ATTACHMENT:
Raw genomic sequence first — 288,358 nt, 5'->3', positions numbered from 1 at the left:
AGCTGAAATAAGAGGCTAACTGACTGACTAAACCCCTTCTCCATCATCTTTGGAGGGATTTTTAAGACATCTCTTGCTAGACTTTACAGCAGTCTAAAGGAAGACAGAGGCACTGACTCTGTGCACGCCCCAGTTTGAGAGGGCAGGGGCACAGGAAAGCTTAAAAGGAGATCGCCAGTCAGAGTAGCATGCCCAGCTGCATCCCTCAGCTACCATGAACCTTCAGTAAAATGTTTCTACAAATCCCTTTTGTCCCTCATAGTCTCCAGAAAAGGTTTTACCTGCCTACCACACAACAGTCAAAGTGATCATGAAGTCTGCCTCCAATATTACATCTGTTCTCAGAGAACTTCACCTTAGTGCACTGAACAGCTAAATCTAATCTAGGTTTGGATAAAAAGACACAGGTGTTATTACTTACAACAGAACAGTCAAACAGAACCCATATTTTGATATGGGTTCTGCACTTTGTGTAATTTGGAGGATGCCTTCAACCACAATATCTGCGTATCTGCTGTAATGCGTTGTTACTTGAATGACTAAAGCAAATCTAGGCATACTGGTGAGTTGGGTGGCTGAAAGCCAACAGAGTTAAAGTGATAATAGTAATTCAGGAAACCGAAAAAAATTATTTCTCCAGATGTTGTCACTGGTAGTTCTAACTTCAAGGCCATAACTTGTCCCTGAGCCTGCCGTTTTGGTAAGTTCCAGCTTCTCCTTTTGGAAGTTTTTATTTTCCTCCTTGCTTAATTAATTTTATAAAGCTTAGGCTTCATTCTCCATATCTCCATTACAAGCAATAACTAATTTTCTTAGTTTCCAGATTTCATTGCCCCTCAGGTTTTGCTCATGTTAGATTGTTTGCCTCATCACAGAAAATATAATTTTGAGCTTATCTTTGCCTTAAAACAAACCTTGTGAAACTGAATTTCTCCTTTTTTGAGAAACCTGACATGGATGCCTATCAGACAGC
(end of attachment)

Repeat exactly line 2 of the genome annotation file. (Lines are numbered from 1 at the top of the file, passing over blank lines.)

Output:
AGCTGAAATAAGAGGCTAACTGACTGACTAAACCCCTTCTCCATCATCTTTGGAGGGATTTTTAAGACATCTCTTGCTAGACTTTACAGCAGTCTAAAGGAAGACAGAGGCACTGACTCTGTGCACGCCCCAGTTTGAGAGGGCAGGGGCACAGGAAAGCTTAAAAGGAGATCGCCAGTCAGAGTAGCATGCCCAGCTGCATCCCTCAGCTACCATGAACCTTCAGTAAAATGTTTCTACAAATCCCTTTTGTCCCTCATAGTCTCCAGAAAAGGTTTTACCTGCCTACCACACAACAGTCAAAGTGATCATGAAGTCTGCCTCCAATATTACATCTGTTCTCAGAGAACTTCACCTTAGTGCACTGAACAGCTAAATCTAATCTAGGTTTGGATAAAAAGACACAGGTGTTATTACTTACAACAGAACAGTCAAACAGAACCCATATTTTGATATGGGTTCTGCACTTTGTGTAATTTGGAGGATGCCTTCAACCACAATATCTGCGTATCTGCTGTAATGCGTTGTTACTTGAATGACTAAAGCAAATCTAGGCATACTGGTGAGTTGGGTGGCTGAAAGCCAACAGAGTTAAAGTGATAATAGTAATTCAGGAAACCGAAAAAAATTATTTCTCCAGATGTTGTCACTGGTAGTTCTAACTTCAAGGCCATAACTTGTCCCTGAGCCTGCCGTTTTGGTAAGTTCCAGCTTCTCCTTTTGGAAGTTTTTATTTTCCTCCTTGCTTAATTAATTTTATAAAGCTTAGGCTTCATTCTCCATATCTCCATTACAAGCAATAACTAATTTTCTTAGTTTCCAGATTTCATTGCCCCTCAGGTTTTGCTCATGTTAGATTGTTTGCCTCATCACAGAAAATATAATTTTGAGCTTATCTTTGCCTTAAAACAAACCTTGTGAAACTGAATTTCTCCTTTTTTGAGAAACCTGACATGGATGCCTATCAGACAGC